A study to compare two increasingly popular treatments for varicose veins has found that patients who received radiofrequency ablation reported less post-procedural pain than those treated with endovenous laser ablation.
However, both groups reported the same clinical and quality of life improvements at six weeks, according to UK research published in the June issue of the British Journal of Surgery.
"Varicose veins are a very common condition that occurs when the blood flow to the legs is interrupted and collects in the veins" explains principal investigator Professor Alun Davies from Imperial College, London. "It's estimated that as many as 30 per cent of adults in the UK will suffer from the condition at some point in their lives."
Vascular surgery experts from the College randomised 131 patients into two groups, with 64 receiving endovenous laser ablation 980nm (EVLA) and 67 receiving radiofrequency ablation (RFA) using VNUS® ClosureFAST™.
All the procedures were carried out under general anaesthetic between July 2008 and July 2009 by one of three surgeons experienced in both techniques. The 89 female and 42 male patients were then asked to fill in diary cards recording pain levels, based on a visual analogue scale from zero to 100, and note any analgesia use.
The patients had an average age of 49 and there were no statistically significant differences in other factors such as their body mass index and the pattern of the disease between the two surgical groups.
"Radiofrequency and endovenous ablation are minimally invasive techniques and their development has revolutionised the treatment of varicose veins" says Professor Davies. "Perceived advantages over traditional surgery include fewer complications, minimal post procedural pain and faster recovery times.
"Their use has steadily increased in the UK since 2001, when the National Institute for Health and Clinical Excellence - which advises the National Health Service - approved their use."
Key findings of the study included:
- Average pain scores for the first three days after surgery were 26.4 on the zero to 100 scale for the RFA group and 36.8 for the EVLA group.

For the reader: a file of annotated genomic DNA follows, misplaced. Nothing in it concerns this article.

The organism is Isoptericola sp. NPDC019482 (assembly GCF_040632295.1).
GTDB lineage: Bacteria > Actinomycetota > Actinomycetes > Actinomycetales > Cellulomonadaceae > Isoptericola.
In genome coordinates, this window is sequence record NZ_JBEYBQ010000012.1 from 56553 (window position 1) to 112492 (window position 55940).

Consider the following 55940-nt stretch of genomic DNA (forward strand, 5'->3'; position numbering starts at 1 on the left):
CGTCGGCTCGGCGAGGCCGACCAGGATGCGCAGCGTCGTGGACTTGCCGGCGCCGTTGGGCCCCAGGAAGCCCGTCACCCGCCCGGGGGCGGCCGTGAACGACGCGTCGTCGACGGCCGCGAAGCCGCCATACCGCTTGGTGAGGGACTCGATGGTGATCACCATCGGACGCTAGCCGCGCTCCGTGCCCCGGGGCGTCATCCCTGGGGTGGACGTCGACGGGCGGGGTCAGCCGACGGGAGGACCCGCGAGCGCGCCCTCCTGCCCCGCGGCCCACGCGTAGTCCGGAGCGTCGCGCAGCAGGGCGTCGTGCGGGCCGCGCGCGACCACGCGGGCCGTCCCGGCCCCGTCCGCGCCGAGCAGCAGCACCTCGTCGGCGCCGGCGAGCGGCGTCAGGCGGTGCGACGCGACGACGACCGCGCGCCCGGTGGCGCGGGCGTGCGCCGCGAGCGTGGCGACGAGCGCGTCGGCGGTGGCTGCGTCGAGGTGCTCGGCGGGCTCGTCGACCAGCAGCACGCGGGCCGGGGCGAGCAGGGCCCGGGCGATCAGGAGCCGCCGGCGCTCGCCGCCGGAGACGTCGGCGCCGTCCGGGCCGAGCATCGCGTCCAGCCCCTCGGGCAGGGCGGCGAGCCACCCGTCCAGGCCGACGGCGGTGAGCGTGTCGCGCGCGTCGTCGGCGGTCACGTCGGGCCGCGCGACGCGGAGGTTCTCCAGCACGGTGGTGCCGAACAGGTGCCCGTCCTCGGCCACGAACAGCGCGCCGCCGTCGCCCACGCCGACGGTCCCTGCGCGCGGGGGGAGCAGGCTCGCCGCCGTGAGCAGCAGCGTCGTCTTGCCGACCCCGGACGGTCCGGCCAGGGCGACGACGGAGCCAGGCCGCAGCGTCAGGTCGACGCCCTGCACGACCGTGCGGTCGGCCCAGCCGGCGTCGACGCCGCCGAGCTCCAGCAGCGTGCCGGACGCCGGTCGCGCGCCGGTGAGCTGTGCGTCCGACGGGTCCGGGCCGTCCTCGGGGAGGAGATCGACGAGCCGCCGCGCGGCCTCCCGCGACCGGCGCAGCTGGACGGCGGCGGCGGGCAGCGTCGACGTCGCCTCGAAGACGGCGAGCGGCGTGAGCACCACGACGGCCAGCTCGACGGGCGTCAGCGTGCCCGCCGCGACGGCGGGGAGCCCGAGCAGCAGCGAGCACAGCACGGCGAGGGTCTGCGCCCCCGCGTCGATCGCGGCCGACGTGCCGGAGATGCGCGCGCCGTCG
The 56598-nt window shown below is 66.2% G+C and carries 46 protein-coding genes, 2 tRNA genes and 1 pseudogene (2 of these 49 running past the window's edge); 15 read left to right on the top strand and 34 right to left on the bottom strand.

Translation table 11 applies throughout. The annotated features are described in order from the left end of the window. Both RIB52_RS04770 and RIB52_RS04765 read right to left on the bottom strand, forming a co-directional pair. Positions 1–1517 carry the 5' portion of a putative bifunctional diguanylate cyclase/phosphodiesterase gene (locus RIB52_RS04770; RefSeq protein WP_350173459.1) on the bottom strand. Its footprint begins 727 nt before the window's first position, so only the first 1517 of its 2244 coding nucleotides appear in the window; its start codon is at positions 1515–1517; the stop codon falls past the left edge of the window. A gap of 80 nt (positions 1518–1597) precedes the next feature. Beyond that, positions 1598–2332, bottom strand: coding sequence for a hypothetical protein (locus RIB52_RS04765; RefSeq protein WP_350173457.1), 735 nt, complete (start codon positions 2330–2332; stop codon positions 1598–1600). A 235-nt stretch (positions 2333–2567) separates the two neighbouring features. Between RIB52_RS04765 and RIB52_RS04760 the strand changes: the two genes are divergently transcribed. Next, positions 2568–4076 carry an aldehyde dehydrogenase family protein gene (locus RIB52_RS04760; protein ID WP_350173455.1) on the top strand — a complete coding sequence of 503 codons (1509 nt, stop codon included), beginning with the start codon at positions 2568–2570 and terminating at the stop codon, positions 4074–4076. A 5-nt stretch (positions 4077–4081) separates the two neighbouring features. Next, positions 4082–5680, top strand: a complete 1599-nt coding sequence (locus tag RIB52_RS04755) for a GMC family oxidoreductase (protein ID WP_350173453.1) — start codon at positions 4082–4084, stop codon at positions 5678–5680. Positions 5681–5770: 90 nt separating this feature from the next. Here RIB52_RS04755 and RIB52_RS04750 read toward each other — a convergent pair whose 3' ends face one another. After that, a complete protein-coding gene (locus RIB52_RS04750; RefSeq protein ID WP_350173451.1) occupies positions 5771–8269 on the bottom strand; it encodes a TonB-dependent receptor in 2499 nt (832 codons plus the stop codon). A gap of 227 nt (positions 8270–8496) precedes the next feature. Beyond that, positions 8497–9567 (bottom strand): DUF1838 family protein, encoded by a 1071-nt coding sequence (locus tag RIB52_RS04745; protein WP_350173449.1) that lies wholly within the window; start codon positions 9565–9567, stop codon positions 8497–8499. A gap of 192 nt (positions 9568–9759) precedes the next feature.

- The average scores for the first 10 days after surgery were 22.0 for the RFA group and 34.3 for the EVLA group.
- Patients treated with RFA used an average of 8.8 analgesic tablets during the first three days and 20.4 over the first ten days. This was much lower than the 14.2 and 35.9 used by the EVLA group.
- Sixty per cent of the RFA group and 50 per cent of the EVLA group returned to normal activities after three days, with 77 and 74 per cent respectively resuming normal activities within seven days. Return to work figures were similar for both groups.
- Only two major complications were observed. A patient in the RFA group suffered a pulmonary embolus two weeks after surgery and a patient in the EVLA group suffered a lymphatic leak.
- The most common minor complications were tingling, pricking or numbness (10 per cent), vein inflammation (six per cent) and skin staining (six per cent).
- There was little difference in clinical and quality of life scores between the two groups six weeks after surgery.
"Newer radial fibres and longer laser wavelengths have been developed for EVLA and are likely to replace the 980nm bare tip laser fibre. We await the results of randomised trials using these with interest."
Explore further: New technique in treating patients with liver cancer proves effective
Randomized clinical trial of VNUS® ClosureFAST™ radiofrequency ablation versus laser for varicose veins. Shepherd et al. British Journal of Surgery. 97, 810-818. (June 2010). DOI:10.1002/bjs.7091